PCL MS 107 Ray B. Browne Collection
|Title||PCL MS 107 Ray B. Browne Collection|
|Introduction||The Ray B. Browne Collection is comprised of over 43 cubic feet of correspondence, files, literary manuscripts and printed materials dating from 1950 to 2011. Some earlier and more recent dates are scattered within the correspondence, manuscripts and printed materials. Dr. Browne's research interests within the humanities encompassed the study of English, American literature, folklore, history as well as American culture and popular culture studies. It was his broad, comprehensive view of human experience and his realization that the seemingly ordinary was a relevant area for academic inquiry that compelled Dr. Browne in 1967 to design, build and cultivate the study of popular culture at Bowling Green State University. This new approach would expand nationally and internationally via a network of Dr. Browne's academic colleagues, the Center for the Study of Popular Culture, the Popular Culture Library (the Ray and Pat Browne Library for Popular Culture Studies since 2003), the Popular Press (and its periodicals) as well as the Popular Culture and American Culture Associations. Ray Browne began donating segments of his collection to the Browne Popular Culture Library on January 12, 1988. There are no restrictions placed on the use of this collection for scholarly purposes. Researchers are responsible for securing copyright permission when using all unpublished manuscripts and published works whether authored by Ray B. Browne or by other writers whose work may be found in this collection. This finding aid was prepared by Eric Honneffer in September 2007.|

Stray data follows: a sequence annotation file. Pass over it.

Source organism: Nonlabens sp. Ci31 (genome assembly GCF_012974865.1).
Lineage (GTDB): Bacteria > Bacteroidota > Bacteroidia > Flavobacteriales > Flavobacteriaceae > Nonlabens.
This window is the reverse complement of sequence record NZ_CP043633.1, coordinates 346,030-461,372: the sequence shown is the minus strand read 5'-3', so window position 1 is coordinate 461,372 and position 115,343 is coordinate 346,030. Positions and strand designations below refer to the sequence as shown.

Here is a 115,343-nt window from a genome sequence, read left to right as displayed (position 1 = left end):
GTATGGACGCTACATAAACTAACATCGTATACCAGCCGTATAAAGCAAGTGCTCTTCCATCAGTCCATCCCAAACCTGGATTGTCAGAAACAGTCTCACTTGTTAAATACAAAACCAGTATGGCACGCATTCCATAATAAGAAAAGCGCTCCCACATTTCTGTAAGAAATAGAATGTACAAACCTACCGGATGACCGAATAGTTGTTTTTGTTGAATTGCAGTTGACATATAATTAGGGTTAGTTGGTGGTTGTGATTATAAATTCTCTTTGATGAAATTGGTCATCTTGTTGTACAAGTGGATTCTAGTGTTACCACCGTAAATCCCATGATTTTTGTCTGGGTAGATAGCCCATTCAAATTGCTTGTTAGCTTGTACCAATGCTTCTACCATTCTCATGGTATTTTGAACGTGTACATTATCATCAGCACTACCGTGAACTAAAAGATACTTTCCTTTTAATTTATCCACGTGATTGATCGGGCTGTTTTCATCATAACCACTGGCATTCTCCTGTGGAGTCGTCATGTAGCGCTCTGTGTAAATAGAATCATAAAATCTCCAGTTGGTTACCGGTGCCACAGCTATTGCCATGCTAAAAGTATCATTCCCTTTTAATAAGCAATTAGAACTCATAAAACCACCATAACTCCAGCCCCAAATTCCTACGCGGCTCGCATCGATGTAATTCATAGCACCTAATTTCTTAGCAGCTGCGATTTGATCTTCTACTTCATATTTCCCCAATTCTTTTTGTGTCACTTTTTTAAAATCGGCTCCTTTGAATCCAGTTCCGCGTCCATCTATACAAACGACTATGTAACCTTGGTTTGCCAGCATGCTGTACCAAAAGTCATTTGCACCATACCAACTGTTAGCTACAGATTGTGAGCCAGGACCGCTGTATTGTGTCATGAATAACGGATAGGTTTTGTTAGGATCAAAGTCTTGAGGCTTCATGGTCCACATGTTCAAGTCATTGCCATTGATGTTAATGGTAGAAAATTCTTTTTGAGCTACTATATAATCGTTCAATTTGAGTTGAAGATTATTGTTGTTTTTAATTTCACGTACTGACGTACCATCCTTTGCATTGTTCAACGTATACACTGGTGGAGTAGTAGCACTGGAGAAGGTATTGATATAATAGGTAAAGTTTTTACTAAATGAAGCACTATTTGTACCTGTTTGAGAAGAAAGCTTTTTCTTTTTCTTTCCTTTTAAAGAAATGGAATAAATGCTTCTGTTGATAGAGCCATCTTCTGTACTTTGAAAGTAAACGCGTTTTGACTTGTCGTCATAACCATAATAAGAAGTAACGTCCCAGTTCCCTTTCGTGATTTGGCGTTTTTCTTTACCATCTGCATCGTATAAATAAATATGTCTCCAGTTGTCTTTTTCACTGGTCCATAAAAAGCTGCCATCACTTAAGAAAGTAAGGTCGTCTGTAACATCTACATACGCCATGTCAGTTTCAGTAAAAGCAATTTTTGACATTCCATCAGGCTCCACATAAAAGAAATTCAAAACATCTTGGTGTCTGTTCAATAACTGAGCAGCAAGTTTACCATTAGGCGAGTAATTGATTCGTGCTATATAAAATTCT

|Biographical Sketch||Ray B. Browne was born on January 15, 1922 in Millport, Alabama. His father, a banker, moved the family around the South until the stock market crash of 1929. They returned to Millport where Ray would graduate from high school in 1940. Browne would receive a BA in English literature from the University of Alabama in 1943. He enlisted in the U.S. Army during World War II and spent two of his three years of service in Europe.|
After the war, he enrolled at Columbia University and received his MA in English Literature in 1947, writing his thesis on '"H.G. Wells and the 'New Woman.'"' He taught from 1947 to 1950 at the University of Nebraska before enrolling in graduate school at UCLA in 1950. From 1951 to 1956 Browne was a graduate assistant and acting instructor. It was here that he pursued his interest in Alabama folk culture, mentored by Herman Melville scholar, Leon Howard as well as Wayland Hand, professor of German and folklore. He received his PhD in American literature, folklore and history from UCLA in 1956. He accepted a position in the English department at the University of Maryland. While at Maryland his interest in American Studies expanded after meeting Carl Bode, one of the founders of the American Studies Association. Bode was part of a growing number of scholars who believed that academia needed inter and multi-disciplinary approaches to the study of the humanities and of literature. Browne embraced this view.